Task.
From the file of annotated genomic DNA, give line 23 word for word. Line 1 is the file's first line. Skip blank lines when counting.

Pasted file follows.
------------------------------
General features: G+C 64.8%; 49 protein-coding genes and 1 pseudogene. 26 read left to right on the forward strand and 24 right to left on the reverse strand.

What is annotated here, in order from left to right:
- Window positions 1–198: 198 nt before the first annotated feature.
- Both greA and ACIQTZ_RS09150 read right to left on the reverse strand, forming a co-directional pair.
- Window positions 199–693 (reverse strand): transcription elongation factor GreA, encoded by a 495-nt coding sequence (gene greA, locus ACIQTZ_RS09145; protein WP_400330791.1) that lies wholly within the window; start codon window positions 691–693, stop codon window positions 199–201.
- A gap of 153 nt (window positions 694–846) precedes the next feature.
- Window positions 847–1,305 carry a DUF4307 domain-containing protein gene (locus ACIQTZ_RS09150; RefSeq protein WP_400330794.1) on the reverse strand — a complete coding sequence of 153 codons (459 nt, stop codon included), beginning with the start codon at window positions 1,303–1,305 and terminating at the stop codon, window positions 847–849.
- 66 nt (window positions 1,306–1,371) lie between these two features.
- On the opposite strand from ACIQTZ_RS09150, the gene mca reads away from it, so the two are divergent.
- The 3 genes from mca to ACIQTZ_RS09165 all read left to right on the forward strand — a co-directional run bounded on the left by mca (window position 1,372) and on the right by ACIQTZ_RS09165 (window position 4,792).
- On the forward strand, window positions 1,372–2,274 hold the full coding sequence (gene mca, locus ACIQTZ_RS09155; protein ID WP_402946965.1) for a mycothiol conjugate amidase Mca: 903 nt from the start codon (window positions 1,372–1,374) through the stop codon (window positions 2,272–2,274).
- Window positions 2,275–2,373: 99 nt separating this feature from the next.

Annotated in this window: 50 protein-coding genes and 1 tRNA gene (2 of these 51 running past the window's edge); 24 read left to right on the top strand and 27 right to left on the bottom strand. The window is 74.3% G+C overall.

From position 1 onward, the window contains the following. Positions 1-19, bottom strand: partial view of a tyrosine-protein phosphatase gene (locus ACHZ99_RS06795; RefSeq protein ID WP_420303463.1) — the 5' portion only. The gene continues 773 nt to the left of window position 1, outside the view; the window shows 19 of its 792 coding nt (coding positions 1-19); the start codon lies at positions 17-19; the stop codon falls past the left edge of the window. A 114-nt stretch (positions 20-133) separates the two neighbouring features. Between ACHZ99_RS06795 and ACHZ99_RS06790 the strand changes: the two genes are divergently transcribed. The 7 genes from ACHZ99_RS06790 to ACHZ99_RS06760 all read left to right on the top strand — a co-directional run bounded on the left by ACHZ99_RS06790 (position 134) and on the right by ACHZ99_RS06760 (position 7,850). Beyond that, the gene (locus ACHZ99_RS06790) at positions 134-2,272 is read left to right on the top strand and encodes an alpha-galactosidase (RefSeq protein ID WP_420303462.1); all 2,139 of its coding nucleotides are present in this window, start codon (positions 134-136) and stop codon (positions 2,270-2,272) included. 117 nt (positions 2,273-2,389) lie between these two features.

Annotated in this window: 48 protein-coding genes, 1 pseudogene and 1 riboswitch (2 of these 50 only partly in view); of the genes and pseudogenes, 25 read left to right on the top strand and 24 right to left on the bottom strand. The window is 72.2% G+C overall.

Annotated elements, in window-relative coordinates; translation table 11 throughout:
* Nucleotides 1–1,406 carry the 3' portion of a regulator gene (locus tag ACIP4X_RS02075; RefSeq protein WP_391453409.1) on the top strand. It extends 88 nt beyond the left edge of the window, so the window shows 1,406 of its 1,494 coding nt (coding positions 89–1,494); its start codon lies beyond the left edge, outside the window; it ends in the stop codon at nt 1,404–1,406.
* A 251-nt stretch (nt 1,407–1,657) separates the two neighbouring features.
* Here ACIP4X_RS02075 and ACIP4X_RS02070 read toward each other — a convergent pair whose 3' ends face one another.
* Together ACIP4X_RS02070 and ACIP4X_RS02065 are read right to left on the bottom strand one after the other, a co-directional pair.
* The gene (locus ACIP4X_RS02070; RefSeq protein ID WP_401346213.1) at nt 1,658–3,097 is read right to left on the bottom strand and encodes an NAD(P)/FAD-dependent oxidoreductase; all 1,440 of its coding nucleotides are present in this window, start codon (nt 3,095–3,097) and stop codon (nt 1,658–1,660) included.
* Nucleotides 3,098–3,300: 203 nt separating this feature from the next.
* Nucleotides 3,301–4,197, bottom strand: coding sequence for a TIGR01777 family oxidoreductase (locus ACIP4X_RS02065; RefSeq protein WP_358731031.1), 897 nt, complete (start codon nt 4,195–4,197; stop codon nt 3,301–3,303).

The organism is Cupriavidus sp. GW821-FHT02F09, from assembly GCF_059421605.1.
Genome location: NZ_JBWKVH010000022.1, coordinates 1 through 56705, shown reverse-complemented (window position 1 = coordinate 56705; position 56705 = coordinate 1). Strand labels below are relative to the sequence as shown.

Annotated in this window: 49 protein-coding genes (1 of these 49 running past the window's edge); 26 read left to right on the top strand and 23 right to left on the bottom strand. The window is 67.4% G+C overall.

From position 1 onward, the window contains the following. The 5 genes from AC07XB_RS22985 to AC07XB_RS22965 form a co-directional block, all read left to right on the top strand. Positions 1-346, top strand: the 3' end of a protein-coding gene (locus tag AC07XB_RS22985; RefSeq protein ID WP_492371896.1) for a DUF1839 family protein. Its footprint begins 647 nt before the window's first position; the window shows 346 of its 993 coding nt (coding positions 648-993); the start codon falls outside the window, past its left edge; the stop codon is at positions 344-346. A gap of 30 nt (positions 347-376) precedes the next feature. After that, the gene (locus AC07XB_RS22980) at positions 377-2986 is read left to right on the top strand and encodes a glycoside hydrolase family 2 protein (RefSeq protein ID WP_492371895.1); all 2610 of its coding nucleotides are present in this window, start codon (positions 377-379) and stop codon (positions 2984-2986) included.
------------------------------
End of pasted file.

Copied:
* Nucleotides 3,301–4,197, bottom strand: coding sequence for a TIGR01777 family oxidoreductase (locus ACIP4X_RS02065; RefSeq protein WP_358731031.1), 897 nt, complete (start codon nt 4,195–4,197; stop codon nt 3,301–3,303).